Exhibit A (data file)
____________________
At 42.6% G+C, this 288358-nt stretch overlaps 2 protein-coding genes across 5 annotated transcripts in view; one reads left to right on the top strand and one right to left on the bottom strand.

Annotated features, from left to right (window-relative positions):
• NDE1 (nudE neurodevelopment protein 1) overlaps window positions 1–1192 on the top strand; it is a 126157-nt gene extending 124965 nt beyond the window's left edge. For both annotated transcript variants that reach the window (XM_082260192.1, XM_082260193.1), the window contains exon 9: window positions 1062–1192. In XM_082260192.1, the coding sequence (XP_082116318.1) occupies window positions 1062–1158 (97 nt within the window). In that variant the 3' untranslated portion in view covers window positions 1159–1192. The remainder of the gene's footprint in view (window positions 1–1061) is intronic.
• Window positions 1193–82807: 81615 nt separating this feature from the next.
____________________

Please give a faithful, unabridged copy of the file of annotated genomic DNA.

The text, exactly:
At 42.6% G+C, this 288358-nt stretch overlaps 2 protein-coding genes across 5 annotated transcripts in view; one reads left to right on the top strand and one right to left on the bottom strand.

Annotated features, from left to right (window-relative positions):
• NDE1 (nudE neurodevelopment protein 1) overlaps window positions 1–1192 on the top strand; it is a 126157-nt gene extending 124965 nt beyond the window's left edge. For both annotated transcript variants that reach the window (XM_082260192.1, XM_082260193.1), the window contains exon 9: window positions 1062–1192. In XM_082260192.1, the coding sequence (XP_082116318.1) occupies window positions 1062–1158 (97 nt within the window). In that variant the 3' untranslated portion in view covers window positions 1159–1192. The remainder of the gene's footprint in view (window positions 1–1061) is intronic.
• Window positions 1193–82807: 81615 nt separating this feature from the next.